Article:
What Does Rand Paul Have That We Don't Have?
We'd say it's the hair, but it's actually a blue slip.
For the last month, many of us who value our reproductive rights have been a tad bewildered by the fact that President Biden decided to dole out a judgeship to a right-wing Federalist Society guy who just recently defended Kentucky's terrible abortion law, not as part of any deal, but rather as a lovely "personal friendship gesture" to Mitch McConnell. Unless there was a hostage we don't know about. There could have been a hostage! And maybe that's just what we should go with here.
But yesterday, it was announced that Biden had decided not to make Chad Meredith a judge after all. Was it because he suddenly realized that perhaps it was a bad idea to nominate an anti-abortion judge right after Roe was overturned, during an election year where one of the main things Democrats have to run on is "Look at these monsters who took your reproductive rights away!?" Was it because he listened to the concerns of those who thought this was, perhaps, a bad idea and a bad look? Or was worried that if he were to appoint this judge, that those for whom this is a big issue might feel like he was letting them down?
No. That wasn't it. The reason Chad Meredith won't be a judge is because Rand Paul, one of the few men out there with a douchier name than "Chad Meredith," said no.
Via New York Times:
Mr. McConnell, the minority leader, who has a deep interest in shaping the federal judiciary, said the White House intended to follow through on its commitment to nominate Mr. Meredith until Mr. Paul objected. Mr. Paul informed the White House that he would not return a “blue slip” consenting to the nomination of Mr. Meredith, who is now in private practice.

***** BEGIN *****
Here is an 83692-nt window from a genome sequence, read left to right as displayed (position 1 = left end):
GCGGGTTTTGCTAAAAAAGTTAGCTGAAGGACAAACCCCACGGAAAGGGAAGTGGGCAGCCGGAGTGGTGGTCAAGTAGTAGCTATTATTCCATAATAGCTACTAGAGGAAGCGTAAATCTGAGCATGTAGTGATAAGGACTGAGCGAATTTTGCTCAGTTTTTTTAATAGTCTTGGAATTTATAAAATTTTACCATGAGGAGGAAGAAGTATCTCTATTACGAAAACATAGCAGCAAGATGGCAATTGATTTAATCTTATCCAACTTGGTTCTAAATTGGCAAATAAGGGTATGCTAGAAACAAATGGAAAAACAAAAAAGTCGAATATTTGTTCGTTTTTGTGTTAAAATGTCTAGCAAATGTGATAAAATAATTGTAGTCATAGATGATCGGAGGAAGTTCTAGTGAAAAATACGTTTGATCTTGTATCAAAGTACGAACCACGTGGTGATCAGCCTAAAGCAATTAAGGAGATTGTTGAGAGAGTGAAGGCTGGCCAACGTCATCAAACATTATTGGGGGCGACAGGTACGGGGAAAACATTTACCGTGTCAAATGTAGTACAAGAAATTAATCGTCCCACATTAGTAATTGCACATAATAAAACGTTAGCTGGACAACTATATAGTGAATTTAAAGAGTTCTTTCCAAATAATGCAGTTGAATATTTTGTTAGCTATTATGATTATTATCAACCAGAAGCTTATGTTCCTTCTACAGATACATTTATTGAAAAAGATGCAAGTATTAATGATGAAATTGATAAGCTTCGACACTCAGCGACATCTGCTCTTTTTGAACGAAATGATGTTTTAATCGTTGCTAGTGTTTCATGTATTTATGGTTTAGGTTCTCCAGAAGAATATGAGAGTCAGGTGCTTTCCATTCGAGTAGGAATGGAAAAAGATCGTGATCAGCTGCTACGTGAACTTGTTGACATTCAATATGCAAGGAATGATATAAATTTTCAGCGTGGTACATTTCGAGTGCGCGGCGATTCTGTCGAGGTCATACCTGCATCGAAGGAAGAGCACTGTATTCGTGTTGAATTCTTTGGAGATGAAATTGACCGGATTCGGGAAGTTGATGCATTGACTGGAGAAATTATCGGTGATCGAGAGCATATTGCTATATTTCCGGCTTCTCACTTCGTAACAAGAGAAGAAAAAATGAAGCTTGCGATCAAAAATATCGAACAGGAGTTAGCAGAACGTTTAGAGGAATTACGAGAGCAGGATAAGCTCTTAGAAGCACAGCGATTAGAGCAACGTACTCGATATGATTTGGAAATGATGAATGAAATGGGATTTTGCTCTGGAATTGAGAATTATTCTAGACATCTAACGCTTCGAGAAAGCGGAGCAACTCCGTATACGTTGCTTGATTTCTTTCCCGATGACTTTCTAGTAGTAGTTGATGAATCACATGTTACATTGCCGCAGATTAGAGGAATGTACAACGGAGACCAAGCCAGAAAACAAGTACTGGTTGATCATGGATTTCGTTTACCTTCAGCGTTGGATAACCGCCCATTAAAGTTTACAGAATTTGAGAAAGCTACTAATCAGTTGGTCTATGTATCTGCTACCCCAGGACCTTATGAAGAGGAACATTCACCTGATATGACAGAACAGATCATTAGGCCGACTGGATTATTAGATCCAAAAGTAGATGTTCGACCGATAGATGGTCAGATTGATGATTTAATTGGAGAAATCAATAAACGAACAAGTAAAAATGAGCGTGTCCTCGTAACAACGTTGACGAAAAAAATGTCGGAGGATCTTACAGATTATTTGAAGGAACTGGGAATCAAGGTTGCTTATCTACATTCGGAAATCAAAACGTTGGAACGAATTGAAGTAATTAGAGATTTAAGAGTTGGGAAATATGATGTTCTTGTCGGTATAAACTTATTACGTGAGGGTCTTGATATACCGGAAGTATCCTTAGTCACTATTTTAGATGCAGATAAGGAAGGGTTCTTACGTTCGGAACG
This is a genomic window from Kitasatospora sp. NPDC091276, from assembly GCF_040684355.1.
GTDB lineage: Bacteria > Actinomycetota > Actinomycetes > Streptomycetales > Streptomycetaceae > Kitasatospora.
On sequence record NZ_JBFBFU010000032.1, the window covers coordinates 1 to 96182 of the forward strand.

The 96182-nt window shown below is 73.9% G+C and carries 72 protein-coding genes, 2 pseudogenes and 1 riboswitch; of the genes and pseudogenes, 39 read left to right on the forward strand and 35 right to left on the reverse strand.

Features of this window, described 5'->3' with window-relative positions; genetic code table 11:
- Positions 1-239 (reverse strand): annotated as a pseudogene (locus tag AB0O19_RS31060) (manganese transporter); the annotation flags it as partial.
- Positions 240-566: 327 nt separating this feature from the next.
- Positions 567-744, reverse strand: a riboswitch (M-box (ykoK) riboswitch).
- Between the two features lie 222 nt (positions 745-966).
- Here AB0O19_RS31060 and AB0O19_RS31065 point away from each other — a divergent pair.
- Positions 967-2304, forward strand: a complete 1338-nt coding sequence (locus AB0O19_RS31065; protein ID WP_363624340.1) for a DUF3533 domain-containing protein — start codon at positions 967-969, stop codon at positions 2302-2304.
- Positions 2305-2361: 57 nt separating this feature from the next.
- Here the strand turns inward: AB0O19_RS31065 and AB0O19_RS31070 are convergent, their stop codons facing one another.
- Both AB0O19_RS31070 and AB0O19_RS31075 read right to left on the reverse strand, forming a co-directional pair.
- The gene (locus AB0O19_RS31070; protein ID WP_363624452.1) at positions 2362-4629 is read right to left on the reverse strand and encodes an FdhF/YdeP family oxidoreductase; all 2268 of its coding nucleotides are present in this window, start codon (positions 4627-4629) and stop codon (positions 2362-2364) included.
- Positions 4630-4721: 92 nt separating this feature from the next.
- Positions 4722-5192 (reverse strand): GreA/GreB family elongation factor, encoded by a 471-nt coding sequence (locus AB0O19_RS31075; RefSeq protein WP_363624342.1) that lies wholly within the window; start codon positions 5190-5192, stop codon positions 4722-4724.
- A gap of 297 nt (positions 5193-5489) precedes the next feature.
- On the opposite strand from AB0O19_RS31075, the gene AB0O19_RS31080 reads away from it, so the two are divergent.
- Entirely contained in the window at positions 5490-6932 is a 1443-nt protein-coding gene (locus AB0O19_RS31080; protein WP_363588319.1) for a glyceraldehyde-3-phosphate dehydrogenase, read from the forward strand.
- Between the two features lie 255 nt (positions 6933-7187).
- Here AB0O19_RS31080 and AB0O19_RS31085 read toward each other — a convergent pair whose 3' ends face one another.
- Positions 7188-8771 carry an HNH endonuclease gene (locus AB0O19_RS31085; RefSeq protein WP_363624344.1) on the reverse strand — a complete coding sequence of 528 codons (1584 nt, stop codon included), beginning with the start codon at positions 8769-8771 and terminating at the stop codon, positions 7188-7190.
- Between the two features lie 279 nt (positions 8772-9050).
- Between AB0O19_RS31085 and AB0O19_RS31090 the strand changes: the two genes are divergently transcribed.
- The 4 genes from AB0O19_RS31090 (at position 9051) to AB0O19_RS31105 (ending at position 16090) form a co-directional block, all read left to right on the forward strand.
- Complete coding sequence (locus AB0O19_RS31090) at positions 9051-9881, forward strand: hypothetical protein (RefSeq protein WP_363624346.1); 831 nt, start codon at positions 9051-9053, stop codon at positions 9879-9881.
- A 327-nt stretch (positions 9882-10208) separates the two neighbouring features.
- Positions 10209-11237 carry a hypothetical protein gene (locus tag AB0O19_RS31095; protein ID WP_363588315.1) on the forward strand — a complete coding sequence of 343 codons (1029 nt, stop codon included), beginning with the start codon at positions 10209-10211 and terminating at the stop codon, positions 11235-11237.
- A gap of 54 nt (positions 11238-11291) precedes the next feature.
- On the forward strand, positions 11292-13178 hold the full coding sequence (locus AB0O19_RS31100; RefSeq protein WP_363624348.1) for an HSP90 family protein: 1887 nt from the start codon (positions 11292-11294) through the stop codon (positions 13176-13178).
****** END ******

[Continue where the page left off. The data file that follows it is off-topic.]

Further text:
The blue slip tradition followed by the Senate Judiciary Committee effectively gives home-state senators veto power over the selection of federal district court judges for their states.
“In considering potential district court nominees, the White House learned that Senator Rand Paul will not return a blue slip on Chad Meredith,” Andrew Bates, a White House spokesman, said Friday in a statement. “Therefore, the White House will not nominate Mr. Meredith.”
It's not clear why, exactly, Paul tanked the nomination. It's doubtful that it was out of any desire to protect reproductive rights. Some have suggested that it was because Paul felt it was "his turn" to pick a judge. It could also be one of those weird times that Paul whimsically chooses to be on the right side of something, which is a thing he sometimes does on issues like war, drug policies and, yes, a lot of criminal justice issues. Historically, Paul has opposed mandatory minimums, excessive sentencing and the loss of voting rights for felons, all of which could be reasons why he might not support certain conservative judges.
Now, this obviously would have been a happier ending if this guy got tanked because he opposes abortion access, rather than just because Rand Paul decided to hold onto his blue slip —but hey! We'll take what we can get, and at least it ruined Mitch McConnell's day.
The outcome has left Mr. McConnell frustrated and some Democrats mystified. It pulled back the curtain on a seldom discussed back channel of communication that remains between Mr. McConnell and Mr. Biden, who were once negotiating partners in the Senate but who have more recently had little to do with one another as the Kentucky Republican works to sink the Democratic president’s agenda.
Still, Mr. McConnell said he had persuaded the White House to do him a “personal favor” by putting a young conservative on the bench, only to be thwarted by a Republican colleague.
“The net result of this is it has prevented me from getting my kind of judge out of a liberal Democratic president,” Mr. McConnell said in an interview, calling Mr. Paul’s position “just utterly pointless."
Well, that seems like a pretty good net result if you ask us — certainly not pointless. Rand Paul is terrible in myriad ways, but it's entirely possible that his kind of judge would preferable in some ways to McConnell's kind of judge. And perhaps it was just McConnell's turn to get screwed on a judicial appointment.
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